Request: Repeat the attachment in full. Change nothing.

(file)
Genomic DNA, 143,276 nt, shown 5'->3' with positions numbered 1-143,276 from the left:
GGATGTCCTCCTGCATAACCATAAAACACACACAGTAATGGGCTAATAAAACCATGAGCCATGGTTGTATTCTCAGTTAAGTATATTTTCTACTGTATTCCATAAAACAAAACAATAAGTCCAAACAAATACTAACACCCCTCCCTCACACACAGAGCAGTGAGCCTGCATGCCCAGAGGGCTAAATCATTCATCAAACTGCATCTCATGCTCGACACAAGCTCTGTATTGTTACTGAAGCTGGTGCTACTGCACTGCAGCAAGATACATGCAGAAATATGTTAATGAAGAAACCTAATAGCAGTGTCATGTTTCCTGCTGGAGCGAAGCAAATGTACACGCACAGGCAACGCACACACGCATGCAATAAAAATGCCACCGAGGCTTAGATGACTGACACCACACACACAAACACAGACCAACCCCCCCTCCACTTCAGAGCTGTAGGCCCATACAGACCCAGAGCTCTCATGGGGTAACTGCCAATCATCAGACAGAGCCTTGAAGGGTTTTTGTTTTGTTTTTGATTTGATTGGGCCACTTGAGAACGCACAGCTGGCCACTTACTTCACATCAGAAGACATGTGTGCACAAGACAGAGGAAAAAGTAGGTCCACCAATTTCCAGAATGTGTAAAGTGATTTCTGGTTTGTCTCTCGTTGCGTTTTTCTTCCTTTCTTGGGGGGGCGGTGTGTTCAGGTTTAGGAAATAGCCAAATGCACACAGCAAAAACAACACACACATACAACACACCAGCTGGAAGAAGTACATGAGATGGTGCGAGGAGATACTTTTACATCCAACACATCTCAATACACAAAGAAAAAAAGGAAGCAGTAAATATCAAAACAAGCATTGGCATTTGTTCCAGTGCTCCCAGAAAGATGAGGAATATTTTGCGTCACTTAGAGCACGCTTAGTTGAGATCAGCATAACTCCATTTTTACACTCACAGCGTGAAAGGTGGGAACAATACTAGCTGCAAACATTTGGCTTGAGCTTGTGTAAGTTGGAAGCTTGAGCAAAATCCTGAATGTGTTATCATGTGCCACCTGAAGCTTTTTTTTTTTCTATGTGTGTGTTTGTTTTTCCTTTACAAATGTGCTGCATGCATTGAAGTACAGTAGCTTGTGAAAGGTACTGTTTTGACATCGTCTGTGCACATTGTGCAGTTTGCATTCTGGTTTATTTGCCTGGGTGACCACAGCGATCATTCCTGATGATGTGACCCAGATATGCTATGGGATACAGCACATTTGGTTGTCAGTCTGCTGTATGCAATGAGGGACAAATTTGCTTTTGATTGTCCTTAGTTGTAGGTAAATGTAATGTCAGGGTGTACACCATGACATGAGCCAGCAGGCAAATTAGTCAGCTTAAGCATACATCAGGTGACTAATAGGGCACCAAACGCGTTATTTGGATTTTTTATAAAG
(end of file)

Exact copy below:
Genomic DNA, 143,276 nt, shown 5'->3' with positions numbered 1-143,276 from the left:
GGATGTCCTCCTGCATAACCATAAAACACACACAGTAATGGGCTAATAAAACCATGAGCCATGGTTGTATTCTCAGTTAAGTATATTTTCTACTGTATTCCATAAAACAAAACAATAAGTCCAAACAAATACTAACACCCCTCCCTCACACACAGAGCAGTGAGCCTGCATGCCCAGAGGGCTAAATCATTCATCAAACTGCATCTCATGCTCGACACAAGCTCTGTATTGTTACTGAAGCTGGTGCTACTGCACTGCAGCAAGATACATGCAGAAATATGTTAATGAAGAAACCTAATAGCAGTGTCATGTTTCCTGCTGGAGCGAAGCAAATGTACACGCACAGGCAACGCACACACGCATGCAATAAAAATGCCACCGAGGCTTAGATGACTGACACCACACACACAAACACAGACCAACCCCCCCTCCACTTCAGAGCTGTAGGCCCATACAGACCCAGAGCTCTCATGGGGTAACTGCCAATCATCAGACAGAGCCTTGAAGGGTTTTTGTTTTGTTTTTGATTTGATTGGGCCACTTGAGAACGCACAGCTGGCCACTTACTTCACATCAGAAGACATGTGTGCACAAGACAGAGGAAAAAGTAGGTCCACCAATTTCCAGAATGTGTAAAGTGATTTCTGGTTTGTCTCTCGTTGCGTTTTTCTTCCTTTCTTGGGGGGGCGGTGTGTTCAGGTTTAGGAAATAGCCAAATGCACACAGCAAAAACAACACACACATACAACACACCAGCTGGAAGAAGTACATGAGATGGTGCGAGGAGATACTTTTACATCCAACACATCTCAATACACAAAGAAAAAAAGGAAGCAGTAAATATCAAAACAAGCATTGGCATTTGTTCCAGTGCTCCCAGAAAGATGAGGAATATTTTGCGTCACTTAGAGCACGCTTAGTTGAGATCAGCATAACTCCATTTTTACACTCACAGCGTGAAAGGTGGGAACAATACTAGCTGCAAACATTTGGCTTGAGCTTGTGTAAGTTGGAAGCTTGAGCAAAATCCTGAATGTGTTATCATGTGCCACCTGAAGCTTTTTTTTTTTCTATGTGTGTGTTTGTTTTTCCTTTACAAATGTGCTGCATGCATTGAAGTACAGTAGCTTGTGAAAGGTACTGTTTTGACATCGTCTGTGCACATTGTGCAGTTTGCATTCTGGTTTATTTGCCTGGGTGACCACAGCGATCATTCCTGATGATGTGACCCAGATATGCTATGGGATACAGCACATTTGGTTGTCAGTCTGCTGTATGCAATGAGGGACAAATTTGCTTTTGATTGTCCTTAGTTGTAGGTAAATGTAATGTCAGGGTGTACACCATGACATGAGCCAGCAGGCAAATTAGTCAGCTTAAGCATACATCAGGTGACTAATAGGGCACCAAACGCGTTATTTGGATTTTTTATAAAG